Fairfax Financial Holdings CEO Prem Watsa, whose company is leading a $4.7 billion bid to take BlackBerry (NASDAQ:BBRY) private, said he has confidence in both his ability to get the deal done and BlackBerry's future prospects.
BlackBerry and the consortium led by Fairfax have signed an initial letter of intent on the deal, but it is not finalized by any measure. The companies have until Nov. 4 to conduct due diligence and in the meantime BlackBerry can shop for another buyer. The consortium also does not yet have the financing in place for the $9 per share deal. (BlackBerry's shares are currently trading below that at $8.05.)
"We wouldn't put our name to such a high-profile deal if we didn't feel confident that at the end of the day that our due diligence would be fine and we'd be able to finance it," Watsa said in an interview with Reuters. Fairfax is BlackBerry's largest shareholder with a 9.9 percent stake in the company; Watsa said he did not expect Fairfax would need to contribute more than its existing stake for the bid.
"BlackBerry is one of Canada's great success stories," he said. "There is no question its fallen on hard times recently, but we have every confidence it will be successful again. We're putting a consortium together to make sure that that takes place."
Watsa declined to name any other members of the investment consortium, but said that while the group did not include any strategic players, one or two technology companies could possibly join.
Analysts remain divided over whether the Fairfax-led deal can succeed or if it is just a feint, since Fairfax will collect $157.2 million if BlackBerry attracts and accepts an offer better than $9 per share. "I don't think it was a serious bid," Ironfire Capital founder Eric Jackson told AllThingsD. "I believe Watsa is trying to smoke out others into making a full acquisition. I think the best buyer is an American one: Microsoft (NASDAQ:MSFT), Cisco or IBM. I think that's the play. If someone does a buyout, that $150 million break-up fee will go a long way to helping make back the money he put into this trade."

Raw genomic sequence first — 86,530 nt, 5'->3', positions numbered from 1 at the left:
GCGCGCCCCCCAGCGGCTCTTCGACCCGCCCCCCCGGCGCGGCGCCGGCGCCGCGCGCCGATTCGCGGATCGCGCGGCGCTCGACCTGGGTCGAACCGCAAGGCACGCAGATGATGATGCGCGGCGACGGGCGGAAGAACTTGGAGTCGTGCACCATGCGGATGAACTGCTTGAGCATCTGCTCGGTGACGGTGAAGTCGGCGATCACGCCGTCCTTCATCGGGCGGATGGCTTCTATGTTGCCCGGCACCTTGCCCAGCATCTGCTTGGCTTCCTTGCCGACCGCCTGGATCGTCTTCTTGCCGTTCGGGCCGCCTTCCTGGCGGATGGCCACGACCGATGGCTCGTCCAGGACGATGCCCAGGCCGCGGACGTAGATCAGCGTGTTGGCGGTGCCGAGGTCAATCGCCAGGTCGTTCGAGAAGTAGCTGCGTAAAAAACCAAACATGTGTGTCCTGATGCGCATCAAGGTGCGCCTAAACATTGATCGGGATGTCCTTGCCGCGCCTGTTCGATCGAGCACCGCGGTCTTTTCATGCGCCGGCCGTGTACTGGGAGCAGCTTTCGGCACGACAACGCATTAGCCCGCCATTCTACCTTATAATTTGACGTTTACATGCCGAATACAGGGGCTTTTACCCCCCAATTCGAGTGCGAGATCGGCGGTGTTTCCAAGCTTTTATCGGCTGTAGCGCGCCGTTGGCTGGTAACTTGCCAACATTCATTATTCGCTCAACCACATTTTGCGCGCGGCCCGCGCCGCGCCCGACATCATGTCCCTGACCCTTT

Some analysts have said BlackBerry could attract other buyers, but none emerged in the month that BlackBerry said it was openly exploring a potential sale. "While I've been skeptical, given what appeared to be a hastily thrown-together deal, I'm beginning to think they could actually close it," Wedge Partners analyst Brian Blair told AllThingsD. "I think it has become an issue of national pride to save BlackBerry."
Meanwhile, T-Mobile US (NYSE:TMUS) said it plans to stop carrying BlackBerry smartphones in its stores and instead will ship the devices directly to customers who want them. David Carey, executive vice president for corporate services, told Reuters about the plan and said that "keeping stock in the retail distribution system was inefficient" because BlackBerry phones have not generated enough demand. BlackBerry has signaled it intends to move away from the consumer smartphone market and focus more on the enterprise segment.
AT&T Mobility (NYSE:T) and Verizon Wireless (NYSE:VZ) will continue stocking BlackBerry 10 smartphones, carrier representatives told AllThingsD. Sprint (NYSE:S) declined to comment.
BlackBerry also said that it canceled a conference call scheduled for Friday to discuss the company's quarterly financial results in the wake of the Fairfax offer. The company, which already previewed bleak results, will simply release them Friday morning. BlackBerry announced last Friday that it will cut 4,500 jobs--around 40 percent of its workforce--and will post a nearly $1 billion loss for its most recent quarter, mainly due to unsold BlackBerry 10 smartphone inventory.
- see this Reuters article
- see this separate Reuters article
- see this AllThingsD article
- see this separate AllThingsD article
- see this release
- see this NYT article
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